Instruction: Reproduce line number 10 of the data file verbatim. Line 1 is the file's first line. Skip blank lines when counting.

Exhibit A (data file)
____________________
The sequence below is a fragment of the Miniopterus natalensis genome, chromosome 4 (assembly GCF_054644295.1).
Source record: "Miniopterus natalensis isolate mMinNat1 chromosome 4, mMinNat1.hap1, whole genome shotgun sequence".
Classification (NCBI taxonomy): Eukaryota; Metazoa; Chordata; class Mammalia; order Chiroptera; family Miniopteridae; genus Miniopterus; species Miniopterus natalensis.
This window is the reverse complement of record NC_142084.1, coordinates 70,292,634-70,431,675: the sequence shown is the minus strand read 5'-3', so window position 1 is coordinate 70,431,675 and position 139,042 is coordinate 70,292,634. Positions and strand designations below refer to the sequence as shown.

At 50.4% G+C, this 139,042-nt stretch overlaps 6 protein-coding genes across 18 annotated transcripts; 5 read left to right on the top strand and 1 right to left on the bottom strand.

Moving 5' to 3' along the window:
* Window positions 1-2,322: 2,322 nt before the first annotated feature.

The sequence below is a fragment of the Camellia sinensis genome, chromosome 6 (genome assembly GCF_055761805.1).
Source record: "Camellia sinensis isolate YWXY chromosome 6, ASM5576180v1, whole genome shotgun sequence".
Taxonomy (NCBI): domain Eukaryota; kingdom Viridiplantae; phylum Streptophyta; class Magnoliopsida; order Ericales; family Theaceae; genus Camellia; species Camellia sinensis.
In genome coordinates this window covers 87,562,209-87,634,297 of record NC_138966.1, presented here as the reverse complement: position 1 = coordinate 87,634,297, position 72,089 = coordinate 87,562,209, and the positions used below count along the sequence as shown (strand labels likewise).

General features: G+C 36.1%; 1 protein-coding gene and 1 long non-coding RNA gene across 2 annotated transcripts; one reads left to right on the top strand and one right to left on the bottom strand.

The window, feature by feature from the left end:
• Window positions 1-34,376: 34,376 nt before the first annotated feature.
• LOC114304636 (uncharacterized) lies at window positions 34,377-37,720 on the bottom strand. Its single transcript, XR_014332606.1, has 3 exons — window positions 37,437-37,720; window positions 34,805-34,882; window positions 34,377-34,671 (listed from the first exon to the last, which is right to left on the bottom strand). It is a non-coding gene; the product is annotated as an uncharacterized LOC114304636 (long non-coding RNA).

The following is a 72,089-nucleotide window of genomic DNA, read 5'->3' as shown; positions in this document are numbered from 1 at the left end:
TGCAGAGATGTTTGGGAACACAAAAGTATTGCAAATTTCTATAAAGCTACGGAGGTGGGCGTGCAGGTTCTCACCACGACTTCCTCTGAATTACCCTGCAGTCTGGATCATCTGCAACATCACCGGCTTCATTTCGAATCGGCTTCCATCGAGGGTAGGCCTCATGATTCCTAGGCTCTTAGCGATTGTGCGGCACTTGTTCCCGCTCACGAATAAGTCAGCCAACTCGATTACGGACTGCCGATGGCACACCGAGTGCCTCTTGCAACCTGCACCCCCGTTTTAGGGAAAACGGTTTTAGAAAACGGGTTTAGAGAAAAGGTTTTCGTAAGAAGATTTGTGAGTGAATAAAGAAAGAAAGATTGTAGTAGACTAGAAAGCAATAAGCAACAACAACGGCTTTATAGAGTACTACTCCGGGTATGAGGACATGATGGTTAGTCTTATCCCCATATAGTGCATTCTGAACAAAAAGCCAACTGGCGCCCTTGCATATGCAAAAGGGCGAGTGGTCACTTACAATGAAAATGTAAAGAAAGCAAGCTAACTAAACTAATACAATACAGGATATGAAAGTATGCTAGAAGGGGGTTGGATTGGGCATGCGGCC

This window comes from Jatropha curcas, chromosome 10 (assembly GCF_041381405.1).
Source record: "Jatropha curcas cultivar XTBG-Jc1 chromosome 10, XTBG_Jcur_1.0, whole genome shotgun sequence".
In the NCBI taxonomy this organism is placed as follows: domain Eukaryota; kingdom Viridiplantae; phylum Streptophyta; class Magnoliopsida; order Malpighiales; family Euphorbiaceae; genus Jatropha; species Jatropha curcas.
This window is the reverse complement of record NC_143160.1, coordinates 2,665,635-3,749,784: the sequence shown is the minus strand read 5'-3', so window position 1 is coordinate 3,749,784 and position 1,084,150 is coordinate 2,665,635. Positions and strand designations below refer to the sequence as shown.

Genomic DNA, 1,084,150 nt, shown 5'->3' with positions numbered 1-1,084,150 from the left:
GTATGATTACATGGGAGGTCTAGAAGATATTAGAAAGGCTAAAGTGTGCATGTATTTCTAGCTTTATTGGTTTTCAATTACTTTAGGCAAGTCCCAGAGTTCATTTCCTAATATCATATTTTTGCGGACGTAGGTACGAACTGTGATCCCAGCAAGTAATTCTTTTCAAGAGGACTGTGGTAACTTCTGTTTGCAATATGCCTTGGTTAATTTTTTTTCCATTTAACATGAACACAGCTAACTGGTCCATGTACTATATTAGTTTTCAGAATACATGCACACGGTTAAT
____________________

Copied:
Taxonomy (NCBI): domain Eukaryota; kingdom Viridiplantae; phylum Streptophyta; class Magnoliopsida; order Ericales; family Theaceae; genus Camellia; species Camellia sinensis.